Show simple item record

dc.contributor.authorROSSI SILVANO, Agustín 
dc.date.accessioned2016-09-21T15:09:10Z
dc.date.issued2016
dc.identifier.citationFlorence : European University Institute, 2016en
dc.identifier.urihttp://hdl.handle.net/1814/43369
dc.descriptionDefence date: 19 September 2016en
dc.descriptionExamining Board: Professor Sven Steinmo, European University Institute (Supervisor); Professor Alexander Trechsel, European University Institute; Professor Henry Farrell, George Washington University; Professor Bastiaan Van Apeldoorn, Vrije Universiteit Amsterdamen
dc.description.abstractThis dissertation is a collection of three stand-alone papers each making distinct contributions and addressing different, but closely related, empirical puzzles that contribute to the literature on Internet privacy. The first article starts by exploring some of the tangible consequences of the Snowden revelations and challenges the common-wisdom culturalist theories of Europe’s privacy regime. Then, the second article offers a new explanation of the origins of America’s privacy framework that also defies conventional culturalist explanations. Finally, the third article closes by offering a novel implementation and policy design analysis of the American and European privacy regimes. Each article employs slightly different research methods and uses different yet compatible and complementary theoretical frameworks. In general, this dissertation adopts an institutionalist perspective studying how and why certain institutions change, and “why some flourish in some context and/or why some die out in others” (Steinmo, 2003a). The first article focuses on institutional reform, and resistance to institutional reform by corporate actors, following Culpepper’s quiet politics framework (2011). The second article, borrowing from Steinmo (2003b) and Blyth (2002, 2011), discusses the interaction between ideas and institutions, following perhaps the clearest institutionalist narrative of all the pieces of this dissertation. The third article, building on Rothstein’s general theory on implementation (Rothstein, 1998) discusses the implementation and policy design of the European and American institutions for the protection of privacy.en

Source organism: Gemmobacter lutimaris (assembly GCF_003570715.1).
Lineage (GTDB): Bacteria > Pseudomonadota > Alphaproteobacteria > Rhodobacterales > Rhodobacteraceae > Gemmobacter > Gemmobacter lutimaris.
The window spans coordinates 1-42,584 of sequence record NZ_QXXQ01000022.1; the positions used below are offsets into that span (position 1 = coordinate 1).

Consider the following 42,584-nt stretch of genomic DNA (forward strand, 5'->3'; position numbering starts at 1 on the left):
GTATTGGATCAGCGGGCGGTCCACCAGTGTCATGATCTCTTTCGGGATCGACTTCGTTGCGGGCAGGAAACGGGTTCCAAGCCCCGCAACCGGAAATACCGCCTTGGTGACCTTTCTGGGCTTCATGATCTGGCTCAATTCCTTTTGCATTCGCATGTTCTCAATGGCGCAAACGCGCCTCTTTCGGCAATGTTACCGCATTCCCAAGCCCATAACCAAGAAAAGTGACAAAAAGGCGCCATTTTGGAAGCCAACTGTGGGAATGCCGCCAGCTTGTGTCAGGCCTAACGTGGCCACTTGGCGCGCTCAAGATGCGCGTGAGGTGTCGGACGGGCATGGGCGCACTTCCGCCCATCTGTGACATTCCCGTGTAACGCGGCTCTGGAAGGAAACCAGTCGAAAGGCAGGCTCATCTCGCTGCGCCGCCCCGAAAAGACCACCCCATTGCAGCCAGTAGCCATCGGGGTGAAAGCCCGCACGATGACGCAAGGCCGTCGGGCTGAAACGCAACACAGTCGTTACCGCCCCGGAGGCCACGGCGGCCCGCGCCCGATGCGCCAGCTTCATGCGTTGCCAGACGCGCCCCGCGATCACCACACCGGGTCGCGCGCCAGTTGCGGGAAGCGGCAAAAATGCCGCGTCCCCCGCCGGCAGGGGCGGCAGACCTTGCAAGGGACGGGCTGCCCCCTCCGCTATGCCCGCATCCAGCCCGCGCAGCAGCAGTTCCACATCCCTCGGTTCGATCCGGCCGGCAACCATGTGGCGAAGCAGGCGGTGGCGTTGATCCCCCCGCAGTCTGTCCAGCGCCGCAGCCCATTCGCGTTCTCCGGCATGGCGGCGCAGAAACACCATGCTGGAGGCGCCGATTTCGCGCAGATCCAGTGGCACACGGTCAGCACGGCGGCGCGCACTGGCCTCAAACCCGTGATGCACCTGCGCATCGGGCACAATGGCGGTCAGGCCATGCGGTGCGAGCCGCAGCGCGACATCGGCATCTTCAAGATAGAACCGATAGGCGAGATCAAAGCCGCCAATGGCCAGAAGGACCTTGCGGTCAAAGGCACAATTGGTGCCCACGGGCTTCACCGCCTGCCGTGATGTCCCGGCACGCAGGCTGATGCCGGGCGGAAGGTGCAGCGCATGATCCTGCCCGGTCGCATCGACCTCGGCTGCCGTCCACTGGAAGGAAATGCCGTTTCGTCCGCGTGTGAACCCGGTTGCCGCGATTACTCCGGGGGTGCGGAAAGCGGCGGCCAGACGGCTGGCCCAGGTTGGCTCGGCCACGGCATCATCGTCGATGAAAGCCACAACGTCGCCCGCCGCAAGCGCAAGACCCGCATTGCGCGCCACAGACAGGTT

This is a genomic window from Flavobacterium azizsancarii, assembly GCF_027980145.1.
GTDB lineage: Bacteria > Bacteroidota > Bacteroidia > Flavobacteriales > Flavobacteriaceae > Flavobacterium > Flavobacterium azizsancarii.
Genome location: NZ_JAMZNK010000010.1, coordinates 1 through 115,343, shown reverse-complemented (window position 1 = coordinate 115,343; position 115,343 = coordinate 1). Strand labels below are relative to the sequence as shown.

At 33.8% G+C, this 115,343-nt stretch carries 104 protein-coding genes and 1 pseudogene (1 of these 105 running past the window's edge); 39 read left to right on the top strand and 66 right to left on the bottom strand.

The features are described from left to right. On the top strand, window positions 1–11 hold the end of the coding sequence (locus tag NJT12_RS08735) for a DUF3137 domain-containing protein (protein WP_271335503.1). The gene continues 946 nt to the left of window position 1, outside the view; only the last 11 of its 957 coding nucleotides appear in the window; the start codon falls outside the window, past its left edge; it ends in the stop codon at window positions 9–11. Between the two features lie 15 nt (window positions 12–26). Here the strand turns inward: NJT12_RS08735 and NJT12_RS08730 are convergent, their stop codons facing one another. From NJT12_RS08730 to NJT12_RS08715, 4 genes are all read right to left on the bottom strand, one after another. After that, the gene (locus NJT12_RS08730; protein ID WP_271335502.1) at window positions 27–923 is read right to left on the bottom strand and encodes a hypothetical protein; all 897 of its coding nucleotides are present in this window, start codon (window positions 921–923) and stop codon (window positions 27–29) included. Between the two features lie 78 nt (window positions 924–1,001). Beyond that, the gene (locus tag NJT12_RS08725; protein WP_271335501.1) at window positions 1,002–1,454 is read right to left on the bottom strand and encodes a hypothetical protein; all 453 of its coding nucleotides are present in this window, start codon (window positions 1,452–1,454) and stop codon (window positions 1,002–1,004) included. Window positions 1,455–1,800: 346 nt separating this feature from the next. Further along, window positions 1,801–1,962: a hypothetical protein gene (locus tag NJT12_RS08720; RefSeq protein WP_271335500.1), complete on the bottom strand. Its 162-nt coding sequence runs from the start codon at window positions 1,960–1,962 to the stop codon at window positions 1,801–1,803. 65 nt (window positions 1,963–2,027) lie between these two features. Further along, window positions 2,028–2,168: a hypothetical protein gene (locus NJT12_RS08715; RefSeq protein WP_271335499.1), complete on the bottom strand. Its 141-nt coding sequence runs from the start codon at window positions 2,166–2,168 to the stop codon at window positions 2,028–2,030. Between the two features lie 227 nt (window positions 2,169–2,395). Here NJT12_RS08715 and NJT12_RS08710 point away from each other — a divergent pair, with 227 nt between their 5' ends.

dc.format.mimetypeapplication/pdfen
dc.language.isoenen
dc.relation.ispartofseriesEUI PhD thesesen
dc.relation.ispartofseriesDepartment of Political and Social Sciencesen
dc.rightsinfo:eu-repo/semantics/embargoedAccessen
dc.subject.lcshPrivacy, Right of -- Europe
dc.subject.lcshPrivacy, Right of -- United States
dc.subject.lcshData protection -- Europe
dc.subject.lcshData protection -- United States
dc.subject.lcshInternet -- Social aspects
dc.titleInternet privacy in the European Union and the United States : three essays on privacy, the Internet, politics, implementation, business power, and surveillance in the European Union and the United Statesen
dc.typeThesisen
dc.identifier.doi10.2870/587160
dc.embargo.terms2020-09-19
dc.date.embargo2020-09-19


Files in this item

Icon

This item appears in the following Collection(s)

Show simple item record